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The True Meaning Of Cormac Mccarthy's The Road

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The True Meaning of The Road Throughout the novel The Road by Cormac McCarthy, a man and a boy live in a post-apocalyptic world where they endure countless hardships. The new troubling Earth is lifeless, hopeless, and radiates destruction. However, the novel does not simply teach of the despair of the world, but rather the strong will that these survivors require. They must have the perseverance to endure the initial shock of their new world, to live despite their circumstances, and to keep their own humanity intact, but also be able to limit their compassion. However, some might argue that their will to survive means nothing. Looking at the bigger picture reveals that the only objective of the novel is to convey the character’s tragic circumstances, the hopelessness, and the reality of the cruelty of humanity. Is the point of the novel to teach persevering through hardship or to reveal the unnerving truth of the reality of circumstance? Before the world was destroyed, the man lived a…show more content…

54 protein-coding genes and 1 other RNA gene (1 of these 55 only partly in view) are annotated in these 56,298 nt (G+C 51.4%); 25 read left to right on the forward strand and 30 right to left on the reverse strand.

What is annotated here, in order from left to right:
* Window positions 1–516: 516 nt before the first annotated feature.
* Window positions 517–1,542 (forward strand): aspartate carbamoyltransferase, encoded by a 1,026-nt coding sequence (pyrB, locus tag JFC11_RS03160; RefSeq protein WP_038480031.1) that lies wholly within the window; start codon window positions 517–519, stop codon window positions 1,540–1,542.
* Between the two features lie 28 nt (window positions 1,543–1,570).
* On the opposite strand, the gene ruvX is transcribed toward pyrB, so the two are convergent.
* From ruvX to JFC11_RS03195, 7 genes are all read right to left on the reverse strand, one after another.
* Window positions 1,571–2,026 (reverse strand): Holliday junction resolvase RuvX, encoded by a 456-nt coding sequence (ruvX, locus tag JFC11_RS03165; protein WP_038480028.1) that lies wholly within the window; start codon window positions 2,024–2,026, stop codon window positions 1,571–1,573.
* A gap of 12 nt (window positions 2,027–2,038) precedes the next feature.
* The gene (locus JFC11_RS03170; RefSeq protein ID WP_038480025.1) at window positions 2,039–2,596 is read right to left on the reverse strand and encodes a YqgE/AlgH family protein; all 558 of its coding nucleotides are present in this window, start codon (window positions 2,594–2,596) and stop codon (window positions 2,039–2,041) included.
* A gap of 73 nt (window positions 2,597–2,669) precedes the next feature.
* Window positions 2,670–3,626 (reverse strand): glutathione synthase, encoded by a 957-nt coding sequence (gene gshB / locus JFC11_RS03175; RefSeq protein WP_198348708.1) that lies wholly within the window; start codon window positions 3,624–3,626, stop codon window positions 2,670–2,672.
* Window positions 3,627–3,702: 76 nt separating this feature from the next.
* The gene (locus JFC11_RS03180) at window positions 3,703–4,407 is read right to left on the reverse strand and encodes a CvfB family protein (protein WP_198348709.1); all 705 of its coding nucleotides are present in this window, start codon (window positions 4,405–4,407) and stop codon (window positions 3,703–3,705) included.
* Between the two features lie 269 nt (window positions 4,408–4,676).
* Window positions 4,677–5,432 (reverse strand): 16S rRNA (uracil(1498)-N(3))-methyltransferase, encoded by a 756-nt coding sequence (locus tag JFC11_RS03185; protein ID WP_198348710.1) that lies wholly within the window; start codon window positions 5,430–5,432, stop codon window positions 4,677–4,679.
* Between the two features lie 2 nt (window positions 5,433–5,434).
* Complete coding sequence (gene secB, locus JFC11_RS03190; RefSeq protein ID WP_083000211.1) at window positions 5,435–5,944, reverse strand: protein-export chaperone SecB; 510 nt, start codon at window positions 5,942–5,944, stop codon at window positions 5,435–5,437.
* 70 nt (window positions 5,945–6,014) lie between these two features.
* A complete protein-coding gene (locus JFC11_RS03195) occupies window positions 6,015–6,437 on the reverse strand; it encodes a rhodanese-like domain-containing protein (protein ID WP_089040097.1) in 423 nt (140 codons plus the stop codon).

However, in each situation they resist the temptation to become cold, remorseless, and uncompassionate. In one circumstance, the boy stumbles upon another child. The boy runs after the child and calls out, “Come back… I won’t hurt you” (pg 84). Another instance where the man and the boy show compassion is when they encounter an old blind man named Ely (pg 163). The characters do their best to feed and help the man, showing that they still care for others. Finally, when the characters happen upon a horrific scene, they clearly state that their humanity still has control over their actions. “We would never eat anybody would we? … No. No matter what” (pg 128). This reveals a strong presence of a conscience and a limit to the man and the boy’s savagery. Even though the man and the boy’s humanity remain intact, they must be careful with how much compassion they
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